Fresh, green and positively bursting with the joys of spring – behold the spring green pakora. A fantastic way of using up any manky old greens that need bit of attention. My 22 month old ploughed his way through an absolute ton of these for his tea. The pear and mint chutney is very flavourful and a cinch to whizz up.
130g chickpea/gram flour
200g spring greens, finely shredded
1 medium onion, chopped
1 tsp grated ginger
¼ to ½ tsp red chilli powder
1 tsp coriander powder
1 1/2 tsp cumin
1/2 tsp.baking powder
2 tbsp. chopped coriander leaves
1 tsp. garam masala
salt to taste
oil for deep frying
for the chutney
1 clove garlic
2 spring onions
1/2 fresh green chilli
1 tsp. tamarind
1 tsp. salt
2 ripe pears
2 tbsp. mint leaves
- mix all the pakora ingredients in a large bowl, adding enough water to give the consistency of thick double cream
- whizz up the pear chutney ingredients in a blender and adjust seasoning to taste.
- Heat the oil and deep fry the pakoras in batches, drain on kitchen paper and serve immediately with the chutney.
Tricky, pretty things, courgette flowers. Fiddly to stuff and yet too good to chuck away. I’m a big fan of Helen’s brown shrimp and crab recipe and also this quesadilla one, by Homesick Texan. My mum likes to rake them through a lightly spiced batter before shallow frying. These are especially good with cucumber raita and a hot cup of tea.
2 tbsp. gram flour
2 tbsp. rice flour
1 shallot, grated
1 clove of garlic, crushed
2 tsp. grated ginger
1 tsp. cumin seeds
1 tsp. powdered cumin
1 tsp. turmeric
1 tsp. curry powder
1 tbsp. finely chopped coriander leaves
1 tsp. salt
- Mix all the ingredients bar the flowers, adding enough water to form a thick paste.
- remove the stamens from the flowers. Dredge each flower in the paste until fully coated.
- shallow fry until crisp. Eat immediately.
Those nice people at Maldon salt sent me their frankly brilliant Desert Island Dishes cookbook. If you’d like to win a copy, just leave a comment below outlining what your desert island dish might be.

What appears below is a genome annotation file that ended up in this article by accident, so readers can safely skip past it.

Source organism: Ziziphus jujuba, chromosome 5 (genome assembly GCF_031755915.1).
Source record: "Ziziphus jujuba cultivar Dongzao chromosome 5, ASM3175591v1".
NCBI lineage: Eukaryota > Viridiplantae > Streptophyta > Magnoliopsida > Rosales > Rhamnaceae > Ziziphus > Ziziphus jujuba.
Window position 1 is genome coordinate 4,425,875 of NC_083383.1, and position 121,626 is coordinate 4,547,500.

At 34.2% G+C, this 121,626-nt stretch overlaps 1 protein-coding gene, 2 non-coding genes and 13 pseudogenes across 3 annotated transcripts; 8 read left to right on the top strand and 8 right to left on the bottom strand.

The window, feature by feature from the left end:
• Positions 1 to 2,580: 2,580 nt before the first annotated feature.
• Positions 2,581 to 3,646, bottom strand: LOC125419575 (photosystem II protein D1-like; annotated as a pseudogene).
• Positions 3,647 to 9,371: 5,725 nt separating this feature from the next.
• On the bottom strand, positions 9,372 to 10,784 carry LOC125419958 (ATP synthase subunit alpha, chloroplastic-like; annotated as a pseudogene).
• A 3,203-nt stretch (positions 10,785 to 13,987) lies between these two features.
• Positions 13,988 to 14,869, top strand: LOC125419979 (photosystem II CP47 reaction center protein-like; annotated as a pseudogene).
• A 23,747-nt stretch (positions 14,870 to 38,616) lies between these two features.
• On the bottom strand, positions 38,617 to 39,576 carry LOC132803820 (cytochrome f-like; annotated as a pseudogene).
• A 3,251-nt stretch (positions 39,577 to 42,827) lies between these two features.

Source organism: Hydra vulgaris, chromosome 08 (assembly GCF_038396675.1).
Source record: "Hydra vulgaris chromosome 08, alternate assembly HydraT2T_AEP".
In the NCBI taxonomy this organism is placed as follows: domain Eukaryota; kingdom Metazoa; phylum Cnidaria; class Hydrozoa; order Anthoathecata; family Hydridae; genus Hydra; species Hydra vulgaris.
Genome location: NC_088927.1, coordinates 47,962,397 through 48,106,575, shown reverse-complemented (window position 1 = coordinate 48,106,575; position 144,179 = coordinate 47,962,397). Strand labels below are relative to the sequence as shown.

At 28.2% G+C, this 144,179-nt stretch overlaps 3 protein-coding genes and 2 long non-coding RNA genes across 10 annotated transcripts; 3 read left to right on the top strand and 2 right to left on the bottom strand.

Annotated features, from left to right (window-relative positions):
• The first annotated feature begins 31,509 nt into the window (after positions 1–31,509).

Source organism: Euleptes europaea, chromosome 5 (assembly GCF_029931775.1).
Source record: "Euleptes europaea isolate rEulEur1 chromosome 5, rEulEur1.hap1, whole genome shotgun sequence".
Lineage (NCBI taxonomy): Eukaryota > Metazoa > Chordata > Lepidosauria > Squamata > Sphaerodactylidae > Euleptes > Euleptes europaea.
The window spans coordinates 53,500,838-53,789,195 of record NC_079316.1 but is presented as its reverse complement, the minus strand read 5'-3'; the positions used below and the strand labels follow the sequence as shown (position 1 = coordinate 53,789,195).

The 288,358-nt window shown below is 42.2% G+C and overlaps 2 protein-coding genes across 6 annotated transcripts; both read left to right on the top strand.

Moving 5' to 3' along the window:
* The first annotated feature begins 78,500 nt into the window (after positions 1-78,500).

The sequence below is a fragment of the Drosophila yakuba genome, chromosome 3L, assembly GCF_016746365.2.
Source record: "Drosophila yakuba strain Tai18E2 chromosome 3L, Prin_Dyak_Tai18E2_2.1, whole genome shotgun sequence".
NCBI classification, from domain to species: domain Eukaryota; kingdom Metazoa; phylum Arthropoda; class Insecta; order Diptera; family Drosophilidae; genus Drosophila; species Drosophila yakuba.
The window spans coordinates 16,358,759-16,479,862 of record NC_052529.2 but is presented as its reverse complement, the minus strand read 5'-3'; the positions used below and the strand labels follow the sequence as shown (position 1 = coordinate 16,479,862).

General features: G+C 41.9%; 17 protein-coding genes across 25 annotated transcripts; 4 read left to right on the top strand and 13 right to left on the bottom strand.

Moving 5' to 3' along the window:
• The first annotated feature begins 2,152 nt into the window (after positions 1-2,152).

There’s a special place in my kitchen cupboard dedicated to all those crazy life-enhancing ‘restorative’ health foods I’ve purchased in a guilty haze after overdoing it or when I’m feeling under the weather. Zip lock bags of spirulina powder, maca powder, wheatgrass and wheatgerm all shoved to the back ready and waiting to anoint a bowl of porridge or salad. Endlessly waiting because of course, this is something I never, ever do.
2 tbsp. maca powder
1/2 tsp salt
2 tsp. vanilla extract
1 tbsp. honey
- In a mixing bowl, combine the oats, wheatgerm, spirulina powder, maca powder and wheatgrass powder. Add the salt and sprinkle over the vanilla extract.
- Mash in the peanut butter and honey and gradually drip in the apple juice until you’re left with a soft, slightly sticky play-doh like dough.
- Adjust the salt and honey to taste.
- Using a scrap of cling film shape tablespoonfuls of the mixture into balls and dip in the sesame seeds
- Leave in the fridge for an hour or so to set before wrapping in cling film ready for the next time you need to snack on something insanely healthy.
Poor camera phone filming. Poor sound. Nice biscuits.
Our “ruby murray” stall – photo by Kerstin Rogers
Flaky, delicate pastry with a spicy thwack of chillified filling, my spicy sausage rolls were a bit of a hit on Saturday and turned out to be just the thing for bonfire night.
I literally had no idea what to expect from Ms Marmite Lover’s underground market. I’d never been to one, let alone run a stall there, but her latest was a fantastic, gloriously surreal festival-like shebang. Although I didn’t actually get a chance to see everything, as we were too busy serving food, I met an almost endless stream of genuinely lovely people. I particularly enjoyed the spirit of camaraderie amongst the stallholders, and was really touched by some of the comments about our food.